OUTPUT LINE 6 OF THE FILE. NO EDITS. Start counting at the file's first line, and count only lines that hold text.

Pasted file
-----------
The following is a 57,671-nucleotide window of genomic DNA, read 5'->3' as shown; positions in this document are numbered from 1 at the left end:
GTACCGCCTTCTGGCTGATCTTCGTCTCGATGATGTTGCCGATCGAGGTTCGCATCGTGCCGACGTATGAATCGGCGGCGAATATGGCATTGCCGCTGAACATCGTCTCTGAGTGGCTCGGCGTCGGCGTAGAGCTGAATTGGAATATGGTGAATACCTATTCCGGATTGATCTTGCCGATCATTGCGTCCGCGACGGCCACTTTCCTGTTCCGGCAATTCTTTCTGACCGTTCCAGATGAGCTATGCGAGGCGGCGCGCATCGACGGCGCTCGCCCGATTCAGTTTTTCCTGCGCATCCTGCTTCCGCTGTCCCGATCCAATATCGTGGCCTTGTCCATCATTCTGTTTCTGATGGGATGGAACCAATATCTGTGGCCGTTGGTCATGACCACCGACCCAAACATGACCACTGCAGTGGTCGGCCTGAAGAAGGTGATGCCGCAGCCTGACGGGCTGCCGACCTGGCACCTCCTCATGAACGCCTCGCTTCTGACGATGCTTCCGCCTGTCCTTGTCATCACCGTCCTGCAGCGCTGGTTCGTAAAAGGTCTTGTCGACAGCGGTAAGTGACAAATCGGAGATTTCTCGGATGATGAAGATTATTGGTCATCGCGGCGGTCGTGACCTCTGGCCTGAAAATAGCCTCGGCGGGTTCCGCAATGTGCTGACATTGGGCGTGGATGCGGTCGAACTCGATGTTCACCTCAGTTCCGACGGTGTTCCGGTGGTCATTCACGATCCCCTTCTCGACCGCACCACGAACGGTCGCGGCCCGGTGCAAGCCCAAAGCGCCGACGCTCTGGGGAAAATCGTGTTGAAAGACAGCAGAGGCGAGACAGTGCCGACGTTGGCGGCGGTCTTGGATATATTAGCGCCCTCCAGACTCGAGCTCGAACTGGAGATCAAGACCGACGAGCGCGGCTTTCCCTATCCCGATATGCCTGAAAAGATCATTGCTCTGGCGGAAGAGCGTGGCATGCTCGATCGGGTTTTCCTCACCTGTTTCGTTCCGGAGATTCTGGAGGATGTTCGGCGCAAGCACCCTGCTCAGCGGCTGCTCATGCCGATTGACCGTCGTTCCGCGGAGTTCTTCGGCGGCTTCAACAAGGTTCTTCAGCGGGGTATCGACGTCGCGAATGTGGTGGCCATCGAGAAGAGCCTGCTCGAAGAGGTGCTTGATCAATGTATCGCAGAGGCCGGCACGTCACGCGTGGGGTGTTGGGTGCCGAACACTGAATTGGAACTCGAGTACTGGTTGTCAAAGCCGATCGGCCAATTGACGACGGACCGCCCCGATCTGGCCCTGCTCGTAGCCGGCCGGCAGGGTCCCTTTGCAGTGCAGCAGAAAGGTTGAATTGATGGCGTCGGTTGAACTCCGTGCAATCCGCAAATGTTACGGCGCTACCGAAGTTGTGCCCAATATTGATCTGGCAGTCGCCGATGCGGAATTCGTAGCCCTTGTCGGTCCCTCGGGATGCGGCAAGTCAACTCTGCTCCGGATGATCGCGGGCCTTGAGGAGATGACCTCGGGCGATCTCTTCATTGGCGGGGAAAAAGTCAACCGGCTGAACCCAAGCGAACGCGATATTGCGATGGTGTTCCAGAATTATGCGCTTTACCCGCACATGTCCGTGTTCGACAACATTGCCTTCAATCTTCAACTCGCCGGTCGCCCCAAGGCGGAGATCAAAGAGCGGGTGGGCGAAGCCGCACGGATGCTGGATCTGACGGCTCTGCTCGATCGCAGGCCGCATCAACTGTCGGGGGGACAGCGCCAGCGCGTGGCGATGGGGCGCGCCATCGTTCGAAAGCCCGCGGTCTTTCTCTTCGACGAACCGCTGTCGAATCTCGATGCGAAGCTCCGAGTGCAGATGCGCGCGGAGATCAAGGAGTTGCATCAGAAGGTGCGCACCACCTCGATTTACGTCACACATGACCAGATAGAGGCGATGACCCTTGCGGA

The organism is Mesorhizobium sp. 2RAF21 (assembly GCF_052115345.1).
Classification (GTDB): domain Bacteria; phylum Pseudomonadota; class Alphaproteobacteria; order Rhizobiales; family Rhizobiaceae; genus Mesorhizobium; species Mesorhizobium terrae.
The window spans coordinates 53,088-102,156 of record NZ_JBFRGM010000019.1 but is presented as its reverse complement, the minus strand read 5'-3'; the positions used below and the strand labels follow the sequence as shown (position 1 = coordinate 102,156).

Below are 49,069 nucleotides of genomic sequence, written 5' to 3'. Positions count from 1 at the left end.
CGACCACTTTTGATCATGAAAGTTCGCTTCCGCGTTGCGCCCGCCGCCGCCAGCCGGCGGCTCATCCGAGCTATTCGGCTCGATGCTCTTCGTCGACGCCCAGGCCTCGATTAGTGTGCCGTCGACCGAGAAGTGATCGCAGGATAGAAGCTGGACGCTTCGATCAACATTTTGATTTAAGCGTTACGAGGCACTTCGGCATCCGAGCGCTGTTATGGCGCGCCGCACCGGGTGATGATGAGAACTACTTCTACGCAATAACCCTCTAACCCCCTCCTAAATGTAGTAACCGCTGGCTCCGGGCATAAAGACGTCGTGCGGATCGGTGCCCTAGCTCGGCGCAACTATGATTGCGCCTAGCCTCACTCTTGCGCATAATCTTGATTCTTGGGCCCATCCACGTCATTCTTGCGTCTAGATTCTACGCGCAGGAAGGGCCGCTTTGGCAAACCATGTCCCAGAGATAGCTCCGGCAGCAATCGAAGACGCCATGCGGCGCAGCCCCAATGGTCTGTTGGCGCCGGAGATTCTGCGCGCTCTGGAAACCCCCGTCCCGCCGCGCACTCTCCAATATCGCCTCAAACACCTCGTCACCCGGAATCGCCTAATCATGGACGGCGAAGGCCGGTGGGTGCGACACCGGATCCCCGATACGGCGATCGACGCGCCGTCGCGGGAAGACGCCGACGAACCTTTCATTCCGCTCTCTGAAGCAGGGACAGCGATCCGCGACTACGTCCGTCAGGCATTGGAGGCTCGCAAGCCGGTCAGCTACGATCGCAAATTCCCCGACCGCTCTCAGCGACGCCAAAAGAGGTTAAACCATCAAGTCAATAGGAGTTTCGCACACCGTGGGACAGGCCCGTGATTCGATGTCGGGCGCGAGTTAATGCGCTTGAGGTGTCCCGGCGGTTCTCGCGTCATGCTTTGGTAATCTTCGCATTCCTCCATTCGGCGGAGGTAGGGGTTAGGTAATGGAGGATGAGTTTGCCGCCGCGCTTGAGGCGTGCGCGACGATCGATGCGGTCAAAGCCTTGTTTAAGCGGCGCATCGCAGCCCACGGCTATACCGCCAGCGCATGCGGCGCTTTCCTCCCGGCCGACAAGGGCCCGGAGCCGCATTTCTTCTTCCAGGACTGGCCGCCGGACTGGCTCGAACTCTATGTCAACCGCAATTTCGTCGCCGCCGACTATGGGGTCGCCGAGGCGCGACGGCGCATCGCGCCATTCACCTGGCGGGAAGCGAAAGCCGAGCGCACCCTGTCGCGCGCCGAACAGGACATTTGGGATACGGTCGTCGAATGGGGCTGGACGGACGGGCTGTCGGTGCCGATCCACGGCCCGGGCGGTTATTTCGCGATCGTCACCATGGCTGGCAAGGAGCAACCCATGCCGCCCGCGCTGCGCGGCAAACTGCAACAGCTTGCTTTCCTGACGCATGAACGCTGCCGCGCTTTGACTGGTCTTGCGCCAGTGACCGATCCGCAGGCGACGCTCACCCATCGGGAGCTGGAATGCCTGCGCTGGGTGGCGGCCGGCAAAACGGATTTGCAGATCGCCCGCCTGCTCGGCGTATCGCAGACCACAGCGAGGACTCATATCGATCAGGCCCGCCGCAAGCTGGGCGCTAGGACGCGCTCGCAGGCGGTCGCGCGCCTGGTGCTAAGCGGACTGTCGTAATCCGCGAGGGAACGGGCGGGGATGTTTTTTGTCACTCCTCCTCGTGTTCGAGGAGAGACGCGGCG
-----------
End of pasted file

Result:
Below are 49,069 nucleotides of genomic sequence, written 5' to 3'. Positions count from 1 at the left end.